As my business has changed over the years I have caught myself ‘reminiscing’ in the shoulda, coulda, wouldas more than I should. I have let myself get bogged down with answers I’ll never know about scenarios that will never replay themselves. I’ve learned through a series of both fortunate and unfortunate events that life will keep moving without you. If you allow yourself to stay back with the shoulda, coulda, wouldas the life you eventually go back to has moved on without you. You have to show up everyday. You have to fight the good fight. You have to live with purpose- even when the shoulda, coulda, wouldas invade your psyche.

You SHOULDN’T fall backwards while trying to move forward. Think of what you COULD miss, WOULD you really want that? Because, it’s right here, right now, where we find each other, and with each other we have all we need.

Rest in peace Kate. I hope heaven is as colorful as the legacy you left behind.

XO, Elaine

Princess Leia, Hurricanes, and Tatas.

Have you ever had an out of body experience? Where you are pulsing with energy and your life just doesn’t feel real; almost as if you are hovering above yourself witnessing something too complex for the human mind to process? I have. In fact, it was so profound that it has taken me weeks to put pen to paper–errr, finger to keyboard.

I’m talking about Mardi Gras.

Yes, you read that right. Mardi Gras was a profound experience for me and DEFINITELY not one I expected. All I set out for was a girls weekend of guilt free debauchery, and I left with a pocket full of wisdom and a suitcase full of beads.

This was a girls weekend that was planned a year in advance- organized by one of my favorite girlfriends.  She has a joyful spirit and spontaneity about life that is infectious. Truth be told she’s one of my favorite people in the world because she makes me feel alive when I am around her. She lived in New Orleans for several years, and is the only person who could make my true Texan blood crave a N’awlins address.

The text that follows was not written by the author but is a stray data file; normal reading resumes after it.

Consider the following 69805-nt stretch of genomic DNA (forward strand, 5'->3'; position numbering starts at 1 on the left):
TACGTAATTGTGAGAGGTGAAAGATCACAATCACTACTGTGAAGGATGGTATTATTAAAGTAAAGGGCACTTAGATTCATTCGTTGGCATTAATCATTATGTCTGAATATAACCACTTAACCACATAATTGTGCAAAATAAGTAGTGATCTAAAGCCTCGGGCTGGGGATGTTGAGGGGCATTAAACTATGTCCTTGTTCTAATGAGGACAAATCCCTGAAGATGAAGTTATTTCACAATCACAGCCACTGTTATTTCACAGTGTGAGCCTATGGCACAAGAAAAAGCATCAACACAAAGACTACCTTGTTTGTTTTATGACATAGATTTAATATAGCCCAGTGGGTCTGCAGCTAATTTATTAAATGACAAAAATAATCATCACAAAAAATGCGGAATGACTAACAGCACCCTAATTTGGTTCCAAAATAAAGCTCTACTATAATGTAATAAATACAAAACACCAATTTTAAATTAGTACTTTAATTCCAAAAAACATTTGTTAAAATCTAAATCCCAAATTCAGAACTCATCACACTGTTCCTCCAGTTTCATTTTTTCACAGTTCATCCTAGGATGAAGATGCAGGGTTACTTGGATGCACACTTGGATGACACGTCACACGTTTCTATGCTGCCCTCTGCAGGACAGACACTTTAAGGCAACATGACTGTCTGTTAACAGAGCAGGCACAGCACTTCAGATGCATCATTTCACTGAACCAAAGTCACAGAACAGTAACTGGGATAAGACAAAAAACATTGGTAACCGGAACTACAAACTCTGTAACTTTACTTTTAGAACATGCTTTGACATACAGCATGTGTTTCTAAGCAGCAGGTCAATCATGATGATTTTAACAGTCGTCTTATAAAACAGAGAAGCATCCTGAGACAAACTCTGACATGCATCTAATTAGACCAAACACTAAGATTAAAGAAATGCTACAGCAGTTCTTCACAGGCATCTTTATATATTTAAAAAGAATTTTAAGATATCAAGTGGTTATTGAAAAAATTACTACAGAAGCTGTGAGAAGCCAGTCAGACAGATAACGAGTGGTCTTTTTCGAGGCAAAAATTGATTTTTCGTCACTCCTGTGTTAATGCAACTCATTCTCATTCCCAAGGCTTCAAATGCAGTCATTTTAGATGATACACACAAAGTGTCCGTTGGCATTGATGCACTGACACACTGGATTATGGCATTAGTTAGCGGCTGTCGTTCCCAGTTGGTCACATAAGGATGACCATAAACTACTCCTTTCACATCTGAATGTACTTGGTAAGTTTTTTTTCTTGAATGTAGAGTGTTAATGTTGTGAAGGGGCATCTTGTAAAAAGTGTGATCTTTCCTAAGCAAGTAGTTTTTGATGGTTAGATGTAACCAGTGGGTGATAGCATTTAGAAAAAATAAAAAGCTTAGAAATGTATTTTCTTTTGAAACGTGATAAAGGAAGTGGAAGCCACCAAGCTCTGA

From the minute we arrived, the city felt electric. You know that feeling in a stadium when the music starts blaring as the team runs out and it feels as if everyone in the stands is bouncing in excited unison? It was palpable.

The first thing the Uber driver said to us was, “I need to hurry and go see my son walk in tonight’s parade- I count down the days until Mardi Gras, it’s better than Christmas for our family. We live for it.”  He was smiling ear to ear and it brought an immediate feeling of joy to me to see this man revel in the Mardi Gras spirit. There was a sparkle in his eye that was full of truth- a sparkle I couldn’t quite forget.

As I sat back in the Uber, pulling out my phone to check work emails, I pondered do I take myself too seriously? Do I not have enough fun? There is a true importance in stopping to recognize that life should be celebrated and embraced- are we underestimating JOY? At that moment, I tucked my phone back into my bag and said f’ it. I’m here to experience life in a way I never have before- I wanted to see what that sparkle was about. I vowed to myself to let go of my phone so that I could have two free hands (well maybe just one free hand…one hand is for hurricanes) and a completely free spirit.